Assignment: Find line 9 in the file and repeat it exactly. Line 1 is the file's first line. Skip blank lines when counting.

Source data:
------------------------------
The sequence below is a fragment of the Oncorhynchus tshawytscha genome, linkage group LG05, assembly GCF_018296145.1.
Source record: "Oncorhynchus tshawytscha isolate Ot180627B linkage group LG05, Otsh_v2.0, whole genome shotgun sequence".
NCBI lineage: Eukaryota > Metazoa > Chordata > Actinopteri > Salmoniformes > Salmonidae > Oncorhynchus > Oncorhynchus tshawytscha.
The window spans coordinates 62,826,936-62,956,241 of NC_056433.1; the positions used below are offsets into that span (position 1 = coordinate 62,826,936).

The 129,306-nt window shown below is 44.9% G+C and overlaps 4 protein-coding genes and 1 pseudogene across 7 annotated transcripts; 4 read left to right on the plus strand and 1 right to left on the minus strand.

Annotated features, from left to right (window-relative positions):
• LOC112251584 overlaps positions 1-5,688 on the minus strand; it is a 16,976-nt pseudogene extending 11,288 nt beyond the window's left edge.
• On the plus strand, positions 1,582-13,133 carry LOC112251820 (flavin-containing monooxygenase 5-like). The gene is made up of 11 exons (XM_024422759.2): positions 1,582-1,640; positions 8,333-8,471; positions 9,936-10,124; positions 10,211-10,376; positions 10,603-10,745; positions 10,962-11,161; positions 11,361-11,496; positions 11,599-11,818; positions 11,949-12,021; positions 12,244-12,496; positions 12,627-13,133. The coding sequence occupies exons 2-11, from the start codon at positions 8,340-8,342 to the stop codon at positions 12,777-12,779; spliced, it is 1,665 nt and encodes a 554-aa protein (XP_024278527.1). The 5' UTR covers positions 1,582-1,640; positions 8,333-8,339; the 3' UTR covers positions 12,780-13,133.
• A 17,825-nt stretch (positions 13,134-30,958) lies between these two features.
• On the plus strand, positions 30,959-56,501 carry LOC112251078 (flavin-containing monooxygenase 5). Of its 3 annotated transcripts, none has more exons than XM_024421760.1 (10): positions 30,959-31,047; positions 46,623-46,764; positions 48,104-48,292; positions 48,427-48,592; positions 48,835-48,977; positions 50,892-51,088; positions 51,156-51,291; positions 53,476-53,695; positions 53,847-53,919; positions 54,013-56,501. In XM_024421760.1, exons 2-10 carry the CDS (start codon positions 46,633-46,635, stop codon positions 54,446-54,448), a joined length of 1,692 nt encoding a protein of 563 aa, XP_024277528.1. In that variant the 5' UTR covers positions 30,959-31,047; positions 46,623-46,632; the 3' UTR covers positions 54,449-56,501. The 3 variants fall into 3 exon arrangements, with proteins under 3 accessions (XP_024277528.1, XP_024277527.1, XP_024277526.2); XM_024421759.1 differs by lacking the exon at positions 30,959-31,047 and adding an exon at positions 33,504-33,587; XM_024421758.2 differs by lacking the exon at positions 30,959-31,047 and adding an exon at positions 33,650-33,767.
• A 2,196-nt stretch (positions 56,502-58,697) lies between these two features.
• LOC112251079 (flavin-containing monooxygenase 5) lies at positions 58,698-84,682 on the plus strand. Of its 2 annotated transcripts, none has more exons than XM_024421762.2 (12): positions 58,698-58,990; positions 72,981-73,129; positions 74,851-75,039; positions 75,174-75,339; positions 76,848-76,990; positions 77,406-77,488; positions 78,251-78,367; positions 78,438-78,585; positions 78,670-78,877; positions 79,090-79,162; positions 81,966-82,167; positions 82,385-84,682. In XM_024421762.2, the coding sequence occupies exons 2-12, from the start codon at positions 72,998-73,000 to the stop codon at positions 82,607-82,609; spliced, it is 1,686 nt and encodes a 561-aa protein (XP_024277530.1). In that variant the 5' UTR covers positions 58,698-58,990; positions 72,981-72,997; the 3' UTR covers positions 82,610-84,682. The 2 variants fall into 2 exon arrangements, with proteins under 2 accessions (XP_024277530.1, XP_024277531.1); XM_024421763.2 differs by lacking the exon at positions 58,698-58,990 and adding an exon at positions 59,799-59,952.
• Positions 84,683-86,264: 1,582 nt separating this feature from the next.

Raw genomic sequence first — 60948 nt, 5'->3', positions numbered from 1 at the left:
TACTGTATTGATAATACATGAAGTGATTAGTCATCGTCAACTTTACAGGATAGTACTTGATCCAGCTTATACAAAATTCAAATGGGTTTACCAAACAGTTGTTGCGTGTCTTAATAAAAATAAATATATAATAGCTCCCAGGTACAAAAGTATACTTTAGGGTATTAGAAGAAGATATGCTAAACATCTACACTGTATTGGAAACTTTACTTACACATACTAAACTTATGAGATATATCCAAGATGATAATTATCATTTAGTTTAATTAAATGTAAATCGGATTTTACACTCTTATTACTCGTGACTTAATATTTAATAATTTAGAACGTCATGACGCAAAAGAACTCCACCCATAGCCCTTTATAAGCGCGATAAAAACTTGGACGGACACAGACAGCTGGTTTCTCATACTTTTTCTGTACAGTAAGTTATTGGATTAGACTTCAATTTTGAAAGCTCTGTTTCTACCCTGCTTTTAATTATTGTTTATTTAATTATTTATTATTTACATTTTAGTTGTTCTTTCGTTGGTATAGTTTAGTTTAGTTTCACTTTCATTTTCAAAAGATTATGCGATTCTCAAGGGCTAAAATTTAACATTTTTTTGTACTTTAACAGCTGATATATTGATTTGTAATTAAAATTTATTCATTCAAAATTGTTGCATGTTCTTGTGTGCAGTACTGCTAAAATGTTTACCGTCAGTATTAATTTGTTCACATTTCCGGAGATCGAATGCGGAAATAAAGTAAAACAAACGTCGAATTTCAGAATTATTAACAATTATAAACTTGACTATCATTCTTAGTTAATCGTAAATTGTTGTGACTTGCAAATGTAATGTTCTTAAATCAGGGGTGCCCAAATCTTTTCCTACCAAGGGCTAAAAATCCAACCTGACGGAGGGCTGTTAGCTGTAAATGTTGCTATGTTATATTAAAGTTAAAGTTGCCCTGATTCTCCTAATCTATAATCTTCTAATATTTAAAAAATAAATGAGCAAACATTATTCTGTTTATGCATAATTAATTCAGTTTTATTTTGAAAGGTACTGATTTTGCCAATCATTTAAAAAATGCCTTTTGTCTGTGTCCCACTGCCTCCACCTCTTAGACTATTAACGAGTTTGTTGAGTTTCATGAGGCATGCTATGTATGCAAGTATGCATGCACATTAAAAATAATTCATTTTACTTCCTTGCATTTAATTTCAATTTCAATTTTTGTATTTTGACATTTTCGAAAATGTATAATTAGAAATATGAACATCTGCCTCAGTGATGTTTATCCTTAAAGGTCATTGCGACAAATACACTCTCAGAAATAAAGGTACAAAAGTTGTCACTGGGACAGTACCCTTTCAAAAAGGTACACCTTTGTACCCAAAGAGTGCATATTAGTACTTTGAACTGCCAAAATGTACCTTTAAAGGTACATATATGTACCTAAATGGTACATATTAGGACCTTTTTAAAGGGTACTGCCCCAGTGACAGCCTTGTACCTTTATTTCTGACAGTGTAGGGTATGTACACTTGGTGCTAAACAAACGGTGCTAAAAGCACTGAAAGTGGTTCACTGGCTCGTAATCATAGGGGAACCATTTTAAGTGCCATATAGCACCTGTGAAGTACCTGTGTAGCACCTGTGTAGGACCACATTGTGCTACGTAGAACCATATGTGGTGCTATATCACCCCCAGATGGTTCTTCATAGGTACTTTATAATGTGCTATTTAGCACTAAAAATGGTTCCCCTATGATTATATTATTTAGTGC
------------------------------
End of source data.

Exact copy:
• A 17,825-nt stretch (positions 13,134-30,958) lies between these two features.